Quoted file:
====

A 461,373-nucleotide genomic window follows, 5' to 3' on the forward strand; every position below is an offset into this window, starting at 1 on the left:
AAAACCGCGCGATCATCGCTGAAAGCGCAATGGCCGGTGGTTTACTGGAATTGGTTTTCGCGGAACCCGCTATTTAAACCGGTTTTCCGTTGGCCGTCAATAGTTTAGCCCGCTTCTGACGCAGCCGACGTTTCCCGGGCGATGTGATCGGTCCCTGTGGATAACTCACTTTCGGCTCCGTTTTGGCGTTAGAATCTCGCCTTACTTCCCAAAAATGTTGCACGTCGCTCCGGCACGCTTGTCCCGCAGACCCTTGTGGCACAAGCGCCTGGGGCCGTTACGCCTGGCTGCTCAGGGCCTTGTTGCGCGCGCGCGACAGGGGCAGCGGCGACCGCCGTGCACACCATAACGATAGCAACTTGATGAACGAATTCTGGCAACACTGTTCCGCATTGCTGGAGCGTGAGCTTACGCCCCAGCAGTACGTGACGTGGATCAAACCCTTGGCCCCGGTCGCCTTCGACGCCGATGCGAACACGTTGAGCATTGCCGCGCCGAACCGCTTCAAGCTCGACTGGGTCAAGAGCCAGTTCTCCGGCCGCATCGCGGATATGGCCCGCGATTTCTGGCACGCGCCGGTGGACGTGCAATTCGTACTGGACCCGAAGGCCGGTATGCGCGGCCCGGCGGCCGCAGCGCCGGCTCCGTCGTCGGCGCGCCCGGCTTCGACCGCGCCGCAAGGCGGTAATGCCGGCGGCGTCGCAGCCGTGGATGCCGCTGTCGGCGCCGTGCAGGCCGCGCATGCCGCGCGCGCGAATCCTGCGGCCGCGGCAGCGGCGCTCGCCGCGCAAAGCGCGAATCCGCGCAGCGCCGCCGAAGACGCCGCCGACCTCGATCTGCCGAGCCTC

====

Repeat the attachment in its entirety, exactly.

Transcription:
A 461,373-nucleotide genomic window follows, 5' to 3' on the forward strand; every position below is an offset into this window, starting at 1 on the left:
AAAACCGCGCGATCATCGCTGAAAGCGCAATGGCCGGTGGTTTACTGGAATTGGTTTTCGCGGAACCCGCTATTTAAACCGGTTTTCCGTTGGCCGTCAATAGTTTAGCCCGCTTCTGACGCAGCCGACGTTTCCCGGGCGATGTGATCGGTCCCTGTGGATAACTCACTTTCGGCTCCGTTTTGGCGTTAGAATCTCGCCTTACTTCCCAAAAATGTTGCACGTCGCTCCGGCACGCTTGTCCCGCAGACCCTTGTGGCACAAGCGCCTGGGGCCGTTACGCCTGGCTGCTCAGGGCCTTGTTGCGCGCGCGCGACAGGGGCAGCGGCGACCGCCGTGCACACCATAACGATAGCAACTTGATGAACGAATTCTGGCAACACTGTTCCGCATTGCTGGAGCGTGAGCTTACGCCCCAGCAGTACGTGACGTGGATCAAACCCTTGGCCCCGGTCGCCTTCGACGCCGATGCGAACACGTTGAGCATTGCCGCGCCGAACCGCTTCAAGCTCGACTGGGTCAAGAGCCAGTTCTCCGGCCGCATCGCGGATATGGCCCGCGATTTCTGGCACGCGCCGGTGGACGTGCAATTCGTACTGGACCCGAAGGCCGGTATGCGCGGCCCGGCGGCCGCAGCGCCGGCTCCGTCGTCGGCGCGCCCGGCTTCGACCGCGCCGCAAGGCGGTAATGCCGGCGGCGTCGCAGCCGTGGATGCCGCTGTCGGCGCCGTGCAGGCCGCGCATGCCGCGCGCGCGAATCCTGCGGCCGCGGCAGCGGCGCTCGCCGCGCAAAGCGCGAATCCGCGCAGCGCCGCCGAAGACGCCGCCGACCTCGATCTGCCGAGCCTC